Repressor of Estrogen Receptor Activity (REA) Is Essential for Mammary Gland Morphogenesis and Functional Activities: Studies in Conditional Knockout Mice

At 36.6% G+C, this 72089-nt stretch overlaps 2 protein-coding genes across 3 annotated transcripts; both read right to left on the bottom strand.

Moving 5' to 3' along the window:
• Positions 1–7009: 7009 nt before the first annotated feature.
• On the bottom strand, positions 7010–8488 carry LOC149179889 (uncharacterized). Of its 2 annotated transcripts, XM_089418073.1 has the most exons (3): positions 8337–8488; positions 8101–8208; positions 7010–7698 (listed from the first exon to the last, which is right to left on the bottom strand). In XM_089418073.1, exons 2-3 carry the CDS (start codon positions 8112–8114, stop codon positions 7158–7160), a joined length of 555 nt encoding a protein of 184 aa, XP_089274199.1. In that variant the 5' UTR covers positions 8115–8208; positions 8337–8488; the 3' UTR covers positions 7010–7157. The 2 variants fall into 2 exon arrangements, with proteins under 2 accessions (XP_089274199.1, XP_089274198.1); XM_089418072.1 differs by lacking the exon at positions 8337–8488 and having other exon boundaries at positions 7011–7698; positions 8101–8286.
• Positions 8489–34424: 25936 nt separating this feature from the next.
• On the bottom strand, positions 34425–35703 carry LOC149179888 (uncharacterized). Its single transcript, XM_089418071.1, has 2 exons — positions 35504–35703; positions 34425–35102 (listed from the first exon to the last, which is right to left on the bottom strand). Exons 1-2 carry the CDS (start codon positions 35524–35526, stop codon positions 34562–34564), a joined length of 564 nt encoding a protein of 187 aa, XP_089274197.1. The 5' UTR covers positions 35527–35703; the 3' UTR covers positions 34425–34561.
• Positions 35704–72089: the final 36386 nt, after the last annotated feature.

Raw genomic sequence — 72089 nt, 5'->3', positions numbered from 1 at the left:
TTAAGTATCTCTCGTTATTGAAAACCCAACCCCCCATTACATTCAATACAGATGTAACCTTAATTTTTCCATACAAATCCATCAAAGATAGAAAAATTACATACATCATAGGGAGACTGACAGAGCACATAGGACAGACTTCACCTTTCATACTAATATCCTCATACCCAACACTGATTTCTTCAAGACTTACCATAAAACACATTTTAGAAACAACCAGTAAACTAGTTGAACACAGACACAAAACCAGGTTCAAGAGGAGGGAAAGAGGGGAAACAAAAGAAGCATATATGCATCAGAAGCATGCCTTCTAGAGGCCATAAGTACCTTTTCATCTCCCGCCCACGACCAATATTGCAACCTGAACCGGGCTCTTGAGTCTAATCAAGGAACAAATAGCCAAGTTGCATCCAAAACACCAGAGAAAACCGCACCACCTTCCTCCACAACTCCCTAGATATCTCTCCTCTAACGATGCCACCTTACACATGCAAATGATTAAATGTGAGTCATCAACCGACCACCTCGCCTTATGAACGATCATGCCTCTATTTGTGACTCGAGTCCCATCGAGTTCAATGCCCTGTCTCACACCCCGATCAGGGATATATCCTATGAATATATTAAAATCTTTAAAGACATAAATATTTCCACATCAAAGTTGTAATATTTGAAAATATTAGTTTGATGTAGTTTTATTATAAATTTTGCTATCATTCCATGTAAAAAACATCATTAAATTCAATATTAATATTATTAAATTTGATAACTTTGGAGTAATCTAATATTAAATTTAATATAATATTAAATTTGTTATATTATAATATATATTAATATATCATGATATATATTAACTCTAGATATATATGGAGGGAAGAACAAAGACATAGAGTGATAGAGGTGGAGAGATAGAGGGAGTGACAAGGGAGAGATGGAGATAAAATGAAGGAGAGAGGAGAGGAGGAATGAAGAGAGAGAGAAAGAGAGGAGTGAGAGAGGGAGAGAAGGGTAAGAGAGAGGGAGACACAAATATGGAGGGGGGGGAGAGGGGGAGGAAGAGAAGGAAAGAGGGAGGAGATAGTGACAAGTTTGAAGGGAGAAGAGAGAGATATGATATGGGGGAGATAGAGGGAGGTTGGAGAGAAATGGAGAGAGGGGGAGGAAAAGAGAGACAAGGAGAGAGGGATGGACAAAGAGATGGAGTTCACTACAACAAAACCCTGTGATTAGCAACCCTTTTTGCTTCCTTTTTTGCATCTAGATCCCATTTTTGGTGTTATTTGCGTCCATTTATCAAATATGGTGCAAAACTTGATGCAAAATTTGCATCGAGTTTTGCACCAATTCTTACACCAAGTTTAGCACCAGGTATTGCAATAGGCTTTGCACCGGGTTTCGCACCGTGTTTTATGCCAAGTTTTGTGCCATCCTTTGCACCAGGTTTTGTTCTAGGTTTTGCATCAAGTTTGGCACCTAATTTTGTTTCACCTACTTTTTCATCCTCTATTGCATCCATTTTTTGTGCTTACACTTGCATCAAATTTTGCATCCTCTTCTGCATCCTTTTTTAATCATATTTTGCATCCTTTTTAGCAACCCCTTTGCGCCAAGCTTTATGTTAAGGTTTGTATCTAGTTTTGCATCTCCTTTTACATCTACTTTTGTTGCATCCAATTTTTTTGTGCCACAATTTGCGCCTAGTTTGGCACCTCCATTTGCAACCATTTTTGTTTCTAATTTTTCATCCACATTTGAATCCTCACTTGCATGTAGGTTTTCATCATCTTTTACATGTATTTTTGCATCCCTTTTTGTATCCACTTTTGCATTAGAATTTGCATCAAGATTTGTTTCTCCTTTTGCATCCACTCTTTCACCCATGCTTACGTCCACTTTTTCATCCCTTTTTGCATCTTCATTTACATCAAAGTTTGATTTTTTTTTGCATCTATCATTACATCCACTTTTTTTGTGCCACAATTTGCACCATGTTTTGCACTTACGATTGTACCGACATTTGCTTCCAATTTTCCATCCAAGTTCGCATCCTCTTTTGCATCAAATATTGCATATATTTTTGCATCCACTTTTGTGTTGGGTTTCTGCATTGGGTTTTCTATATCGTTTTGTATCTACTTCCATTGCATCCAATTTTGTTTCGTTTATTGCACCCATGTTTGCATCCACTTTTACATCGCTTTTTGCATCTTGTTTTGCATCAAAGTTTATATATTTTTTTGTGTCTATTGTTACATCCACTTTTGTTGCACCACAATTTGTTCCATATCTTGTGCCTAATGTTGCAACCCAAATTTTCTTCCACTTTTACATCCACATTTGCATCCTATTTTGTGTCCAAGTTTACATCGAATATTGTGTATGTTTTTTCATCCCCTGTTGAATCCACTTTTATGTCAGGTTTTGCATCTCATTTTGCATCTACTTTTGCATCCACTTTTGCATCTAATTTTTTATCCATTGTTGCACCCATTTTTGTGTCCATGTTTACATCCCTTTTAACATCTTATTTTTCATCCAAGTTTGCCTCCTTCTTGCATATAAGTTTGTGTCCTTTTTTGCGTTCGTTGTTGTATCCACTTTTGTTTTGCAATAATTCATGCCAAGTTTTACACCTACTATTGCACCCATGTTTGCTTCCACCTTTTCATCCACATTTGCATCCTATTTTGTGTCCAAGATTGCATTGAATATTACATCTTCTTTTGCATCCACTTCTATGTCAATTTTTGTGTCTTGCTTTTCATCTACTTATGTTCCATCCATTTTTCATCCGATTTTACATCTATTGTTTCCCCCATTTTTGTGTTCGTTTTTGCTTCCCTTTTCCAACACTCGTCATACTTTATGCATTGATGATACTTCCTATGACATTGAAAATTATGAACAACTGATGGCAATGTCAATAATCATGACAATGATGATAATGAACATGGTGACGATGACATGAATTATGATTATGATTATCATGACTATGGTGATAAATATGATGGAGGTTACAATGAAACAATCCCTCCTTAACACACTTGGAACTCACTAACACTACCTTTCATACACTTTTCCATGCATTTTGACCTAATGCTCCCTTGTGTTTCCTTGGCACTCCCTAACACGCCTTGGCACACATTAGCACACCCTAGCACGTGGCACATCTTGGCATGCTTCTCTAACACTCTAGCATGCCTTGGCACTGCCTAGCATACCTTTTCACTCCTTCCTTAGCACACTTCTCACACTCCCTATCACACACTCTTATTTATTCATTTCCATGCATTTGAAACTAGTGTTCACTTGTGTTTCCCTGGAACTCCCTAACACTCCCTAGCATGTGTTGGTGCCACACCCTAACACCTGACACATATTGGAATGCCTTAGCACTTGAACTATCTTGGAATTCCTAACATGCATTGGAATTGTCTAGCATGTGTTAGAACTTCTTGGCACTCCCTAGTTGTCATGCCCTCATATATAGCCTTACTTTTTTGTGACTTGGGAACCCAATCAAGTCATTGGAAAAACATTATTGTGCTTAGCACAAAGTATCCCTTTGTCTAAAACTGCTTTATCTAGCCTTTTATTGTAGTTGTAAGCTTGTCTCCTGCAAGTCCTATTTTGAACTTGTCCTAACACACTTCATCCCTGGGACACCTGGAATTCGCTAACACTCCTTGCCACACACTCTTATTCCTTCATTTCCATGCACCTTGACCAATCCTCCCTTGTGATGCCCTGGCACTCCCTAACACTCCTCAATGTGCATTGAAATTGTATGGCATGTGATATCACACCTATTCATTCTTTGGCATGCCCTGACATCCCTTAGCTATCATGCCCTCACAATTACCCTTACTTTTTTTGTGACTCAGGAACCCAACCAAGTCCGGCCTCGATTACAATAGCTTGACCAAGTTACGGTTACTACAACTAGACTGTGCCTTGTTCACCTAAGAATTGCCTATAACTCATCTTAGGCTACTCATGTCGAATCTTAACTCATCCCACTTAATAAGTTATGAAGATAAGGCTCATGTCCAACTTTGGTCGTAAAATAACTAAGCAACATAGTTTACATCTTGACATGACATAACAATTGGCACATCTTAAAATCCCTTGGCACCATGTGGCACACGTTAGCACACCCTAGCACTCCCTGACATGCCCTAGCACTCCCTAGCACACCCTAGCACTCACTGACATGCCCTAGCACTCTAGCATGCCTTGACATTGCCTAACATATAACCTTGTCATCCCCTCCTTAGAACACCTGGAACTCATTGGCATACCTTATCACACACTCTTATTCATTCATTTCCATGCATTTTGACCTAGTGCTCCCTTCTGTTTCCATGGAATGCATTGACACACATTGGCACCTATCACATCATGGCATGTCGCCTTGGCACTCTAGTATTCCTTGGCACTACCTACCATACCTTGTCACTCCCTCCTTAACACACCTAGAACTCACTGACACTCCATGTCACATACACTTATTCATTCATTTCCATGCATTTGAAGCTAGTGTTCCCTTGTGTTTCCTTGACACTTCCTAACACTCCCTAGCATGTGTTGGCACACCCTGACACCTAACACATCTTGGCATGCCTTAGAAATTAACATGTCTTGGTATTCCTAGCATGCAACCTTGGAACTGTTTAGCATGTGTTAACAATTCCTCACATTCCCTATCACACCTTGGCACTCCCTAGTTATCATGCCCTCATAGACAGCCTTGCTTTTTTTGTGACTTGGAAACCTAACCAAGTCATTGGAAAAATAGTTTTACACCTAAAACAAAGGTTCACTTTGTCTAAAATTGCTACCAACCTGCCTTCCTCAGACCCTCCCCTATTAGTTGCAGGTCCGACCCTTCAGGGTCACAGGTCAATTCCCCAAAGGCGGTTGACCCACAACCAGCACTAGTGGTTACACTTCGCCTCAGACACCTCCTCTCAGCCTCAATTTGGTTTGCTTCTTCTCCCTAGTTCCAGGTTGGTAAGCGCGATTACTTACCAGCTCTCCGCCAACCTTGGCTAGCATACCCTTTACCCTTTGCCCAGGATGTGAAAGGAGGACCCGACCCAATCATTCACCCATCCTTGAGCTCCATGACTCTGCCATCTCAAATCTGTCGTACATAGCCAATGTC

ABSTRACT Estrogen receptor (ER) is a key regulator of mammary gland development and is also implicated in breast tumorigenesis. Because ER-mediated activities depend critically on coregulator partner proteins, we have investigated the consequences of reduction or loss of function of the coregulator repressor of ER activity (REA) by conditionally deleting one allele or both alleles of the REA gene at different stages of mammary gland development. Notably, we find that heterozygosity and nullizygosity for REA result in very different mammary phenotypes and that REA has essential roles in the distinct morphogenesis and functions of the mammary gland at different stages of development, pregnancy, and lactation. During puberty, mice homozygous null for REA in the mammary gland (REAf/f PRcre/+) showed severely impaired mammary ductal elongation and morphogenesis, whereas mice heterozygous for REA (REAf/+ PRcre/+) displayed accelerated mammary ductal elongation, increased numbers of terminal end buds, and up-regulation of amphiregulin, the major paracrine mediator of estrogen-induced ductal morphogenesis. During pregnancy and lactation, mice with homozygous REA gene deletion in mammary epithelium (REAf/f whey acidic protein-Cre) showed a loss of lobuloalveolar structures and increased apoptosis of mammary alveolar epithelium, leading to impaired milk production and significant reduction in growth of their offspring, whereas body weights of the offspring nursed by females heterozygous for REA were slightly greater than those of control mice. Our findings reveal that REA is essential for mammary gland development and has a gene dosage-dependent role in the regulation of stage-specific physiological functions of the mammary gland.